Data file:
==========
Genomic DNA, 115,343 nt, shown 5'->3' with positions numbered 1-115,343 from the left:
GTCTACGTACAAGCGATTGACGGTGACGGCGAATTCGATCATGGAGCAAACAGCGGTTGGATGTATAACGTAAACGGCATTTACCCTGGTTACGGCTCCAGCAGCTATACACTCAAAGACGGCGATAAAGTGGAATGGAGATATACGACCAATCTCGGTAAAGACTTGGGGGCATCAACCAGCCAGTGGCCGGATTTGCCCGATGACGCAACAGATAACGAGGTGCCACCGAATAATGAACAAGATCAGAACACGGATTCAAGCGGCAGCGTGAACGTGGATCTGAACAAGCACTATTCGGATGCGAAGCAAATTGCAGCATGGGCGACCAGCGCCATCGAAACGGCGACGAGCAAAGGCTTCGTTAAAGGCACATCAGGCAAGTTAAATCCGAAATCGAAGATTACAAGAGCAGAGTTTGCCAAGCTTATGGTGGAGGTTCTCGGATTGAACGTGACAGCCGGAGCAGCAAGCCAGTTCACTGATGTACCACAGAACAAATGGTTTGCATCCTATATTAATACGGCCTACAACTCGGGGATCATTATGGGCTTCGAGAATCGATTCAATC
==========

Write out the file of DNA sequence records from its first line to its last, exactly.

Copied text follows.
Genomic DNA, 115,343 nt, shown 5'->3' with positions numbered 1-115,343 from the left:
GTCTACGTACAAGCGATTGACGGTGACGGCGAATTCGATCATGGAGCAAACAGCGGTTGGATGTATAACGTAAACGGCATTTACCCTGGTTACGGCTCCAGCAGCTATACACTCAAAGACGGCGATAAAGTGGAATGGAGATATACGACCAATCTCGGTAAAGACTTGGGGGCATCAACCAGCCAGTGGCCGGATTTGCCCGATGACGCAACAGATAACGAGGTGCCACCGAATAATGAACAAGATCAGAACACGGATTCAAGCGGCAGCGTGAACGTGGATCTGAACAAGCACTATTCGGATGCGAAGCAAATTGCAGCATGGGCGACCAGCGCCATCGAAACGGCGACGAGCAAAGGCTTCGTTAAAGGCACATCAGGCAAGTTAAATCCGAAATCGAAGATTACAAGAGCAGAGTTTGCCAAGCTTATGGTGGAGGTTCTCGGATTGAACGTGACAGCCGGAGCAGCAAGCCAGTTCACTGATGTACCACAGAACAAATGGTTTGCATCCTATATTAATACGGCCTACAACTCGGGGATCATTATGGGCTTCGAGAATCGATTCAATC